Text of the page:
SHIRLEY — With just over 4% of the town’s housing stock deemed “affordable” under state guidelines, the Housing Production Plan the Planning Board and the Montachusett Regional Planning Commission presented to selectmen last week can be seen as a significant step in the right direction.
With some distance to go to meet the goal of 10% affordable housing as set by the Department of Housing and Community Development, the plan that commission Senior Planner Blair Henry sketched out for the selectmen is part of a process, he said.
After the state OKs the plan, it will become a go-to reference document as the community mounts an effort to meet its affordable housing goal.
Once the 10% benchmark is reached, the town has more clout when a 40B affordable housing project comes along.
Under Chapter 40B in state law, developers proposing to construct residential housing in a community that hasn’t met the 10% mark are allowed more buildable leeway if they set aside 25% of the units as affordable. For example, they can bypass some local zoning restrictions, such as density and set-back requirements.
Affordable means the units must be priced below market rate, per state income guidelines for a given area — in Shirley’s case, metro Boston. The developer must meet other municipal requirements, however, and is still subject to review by local boards such as the Conservation Commission, if there are wetlands on the property, and the Zoning Board of Appeals, particularly if the plan calls for variances beyond the purview of Chapter 40B.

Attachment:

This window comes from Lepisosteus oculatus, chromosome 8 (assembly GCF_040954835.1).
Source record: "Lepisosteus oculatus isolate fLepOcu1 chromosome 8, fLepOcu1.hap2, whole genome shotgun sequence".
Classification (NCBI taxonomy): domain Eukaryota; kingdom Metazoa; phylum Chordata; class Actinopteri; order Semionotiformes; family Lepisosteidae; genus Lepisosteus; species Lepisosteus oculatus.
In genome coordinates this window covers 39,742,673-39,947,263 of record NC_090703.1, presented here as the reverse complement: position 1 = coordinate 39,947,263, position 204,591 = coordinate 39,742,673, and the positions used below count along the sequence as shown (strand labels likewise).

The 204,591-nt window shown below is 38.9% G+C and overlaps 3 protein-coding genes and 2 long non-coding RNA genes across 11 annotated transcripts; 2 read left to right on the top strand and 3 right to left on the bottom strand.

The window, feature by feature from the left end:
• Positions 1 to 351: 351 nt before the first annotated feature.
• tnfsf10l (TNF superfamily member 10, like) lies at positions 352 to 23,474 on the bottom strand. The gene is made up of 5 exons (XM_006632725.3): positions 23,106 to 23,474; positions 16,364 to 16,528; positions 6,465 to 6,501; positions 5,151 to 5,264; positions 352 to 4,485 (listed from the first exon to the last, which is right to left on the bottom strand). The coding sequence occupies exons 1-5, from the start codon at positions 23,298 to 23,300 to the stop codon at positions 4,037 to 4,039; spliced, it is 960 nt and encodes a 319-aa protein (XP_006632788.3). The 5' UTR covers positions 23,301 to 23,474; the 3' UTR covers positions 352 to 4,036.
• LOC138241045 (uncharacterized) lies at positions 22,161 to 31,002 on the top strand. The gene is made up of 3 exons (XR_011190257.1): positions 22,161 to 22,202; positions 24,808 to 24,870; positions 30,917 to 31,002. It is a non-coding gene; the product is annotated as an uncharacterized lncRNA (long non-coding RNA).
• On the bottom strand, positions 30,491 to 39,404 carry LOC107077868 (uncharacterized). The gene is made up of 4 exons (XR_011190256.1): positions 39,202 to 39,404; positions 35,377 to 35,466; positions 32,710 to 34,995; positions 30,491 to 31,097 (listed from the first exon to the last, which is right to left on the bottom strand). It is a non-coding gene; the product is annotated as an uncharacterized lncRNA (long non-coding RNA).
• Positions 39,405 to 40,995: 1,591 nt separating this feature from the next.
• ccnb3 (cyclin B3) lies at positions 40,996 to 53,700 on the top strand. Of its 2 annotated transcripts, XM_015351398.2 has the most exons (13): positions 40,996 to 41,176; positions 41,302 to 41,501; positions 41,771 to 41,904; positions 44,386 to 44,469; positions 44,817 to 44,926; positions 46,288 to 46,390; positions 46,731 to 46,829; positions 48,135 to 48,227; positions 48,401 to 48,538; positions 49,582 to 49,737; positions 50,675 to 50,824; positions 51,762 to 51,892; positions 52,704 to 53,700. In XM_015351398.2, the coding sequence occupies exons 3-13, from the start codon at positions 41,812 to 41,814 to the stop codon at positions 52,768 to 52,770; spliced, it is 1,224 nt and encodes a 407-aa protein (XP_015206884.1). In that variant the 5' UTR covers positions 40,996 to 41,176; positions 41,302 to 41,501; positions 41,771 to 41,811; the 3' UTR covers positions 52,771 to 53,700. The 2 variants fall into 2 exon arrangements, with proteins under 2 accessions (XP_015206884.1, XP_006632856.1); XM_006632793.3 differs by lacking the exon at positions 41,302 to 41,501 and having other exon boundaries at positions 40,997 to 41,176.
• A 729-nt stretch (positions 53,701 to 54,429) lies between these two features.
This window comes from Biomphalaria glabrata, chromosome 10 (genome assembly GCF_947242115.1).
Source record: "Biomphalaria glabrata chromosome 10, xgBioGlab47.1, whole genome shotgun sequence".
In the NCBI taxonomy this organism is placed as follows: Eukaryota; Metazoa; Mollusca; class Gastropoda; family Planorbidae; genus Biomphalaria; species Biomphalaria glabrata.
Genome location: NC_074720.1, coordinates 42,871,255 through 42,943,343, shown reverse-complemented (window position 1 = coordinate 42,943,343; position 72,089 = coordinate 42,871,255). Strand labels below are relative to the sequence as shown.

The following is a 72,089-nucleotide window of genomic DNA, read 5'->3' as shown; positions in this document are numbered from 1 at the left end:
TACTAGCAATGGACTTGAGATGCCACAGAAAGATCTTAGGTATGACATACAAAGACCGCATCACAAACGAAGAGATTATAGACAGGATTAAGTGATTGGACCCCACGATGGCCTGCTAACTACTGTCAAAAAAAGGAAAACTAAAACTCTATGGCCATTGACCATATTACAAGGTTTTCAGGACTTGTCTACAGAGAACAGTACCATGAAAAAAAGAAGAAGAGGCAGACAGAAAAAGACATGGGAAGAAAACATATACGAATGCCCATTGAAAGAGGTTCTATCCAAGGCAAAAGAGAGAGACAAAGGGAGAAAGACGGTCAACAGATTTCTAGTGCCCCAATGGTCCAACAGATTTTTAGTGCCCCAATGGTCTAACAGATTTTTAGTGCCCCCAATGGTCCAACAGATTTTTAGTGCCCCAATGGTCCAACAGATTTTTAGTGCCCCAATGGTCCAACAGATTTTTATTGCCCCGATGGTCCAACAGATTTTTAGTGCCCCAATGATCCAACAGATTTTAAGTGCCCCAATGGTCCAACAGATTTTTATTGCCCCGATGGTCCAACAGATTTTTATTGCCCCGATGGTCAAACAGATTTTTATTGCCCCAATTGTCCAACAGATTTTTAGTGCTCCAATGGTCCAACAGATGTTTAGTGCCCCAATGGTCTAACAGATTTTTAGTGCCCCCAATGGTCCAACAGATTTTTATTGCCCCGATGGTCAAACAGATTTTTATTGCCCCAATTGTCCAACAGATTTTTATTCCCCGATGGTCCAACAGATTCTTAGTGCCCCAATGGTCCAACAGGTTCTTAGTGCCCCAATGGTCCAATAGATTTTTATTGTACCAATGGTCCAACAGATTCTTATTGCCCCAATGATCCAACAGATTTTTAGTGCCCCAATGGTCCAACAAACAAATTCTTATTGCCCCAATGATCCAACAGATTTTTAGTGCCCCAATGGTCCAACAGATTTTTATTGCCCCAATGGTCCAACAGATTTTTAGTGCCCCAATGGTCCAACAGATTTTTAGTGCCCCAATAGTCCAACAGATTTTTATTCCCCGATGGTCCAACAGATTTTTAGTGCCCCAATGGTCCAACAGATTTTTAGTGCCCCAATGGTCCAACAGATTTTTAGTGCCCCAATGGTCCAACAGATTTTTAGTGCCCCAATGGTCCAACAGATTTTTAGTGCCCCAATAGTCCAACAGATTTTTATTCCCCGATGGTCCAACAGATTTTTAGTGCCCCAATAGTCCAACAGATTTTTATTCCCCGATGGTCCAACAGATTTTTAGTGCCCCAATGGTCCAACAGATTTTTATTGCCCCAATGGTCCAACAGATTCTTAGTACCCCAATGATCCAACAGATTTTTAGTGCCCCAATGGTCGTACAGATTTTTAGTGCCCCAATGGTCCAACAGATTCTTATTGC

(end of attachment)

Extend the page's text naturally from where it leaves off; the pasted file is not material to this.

A case in point: the 52-unit townhouse condo development that Middlesex Land Holdings, LLC, plans to build on a 10-acre site on Benjamin Road. The proposed project has been making its way through the permit process for some time, with public hearings being held by both of those boards still underway.
The selectmen voted unanimously to approve the affordable housing plan, which now goes to the state for review.
The next step will be to establish a housing committee, Henry said. That is assuming the plan comes back with the state’s stamp of approval.
The hefty document reads like a master plan for affordable housing, providing a detailed account of the town’s demographic footprint, from population figures to income levels to average prices for single-family homes.
The multipage document also lists and maps out town-owned parcels where affordable housing units might go. Not all of the parcels could be tapped for that purpose, however, as Town Administrator Mike McGovern pointed out. Some locations are unsuitable. Some parcels are too small. And those with municipal buildings on them can be ruled out to begin with, such as Town Hall and the police station. The list is just a snapshot, he said.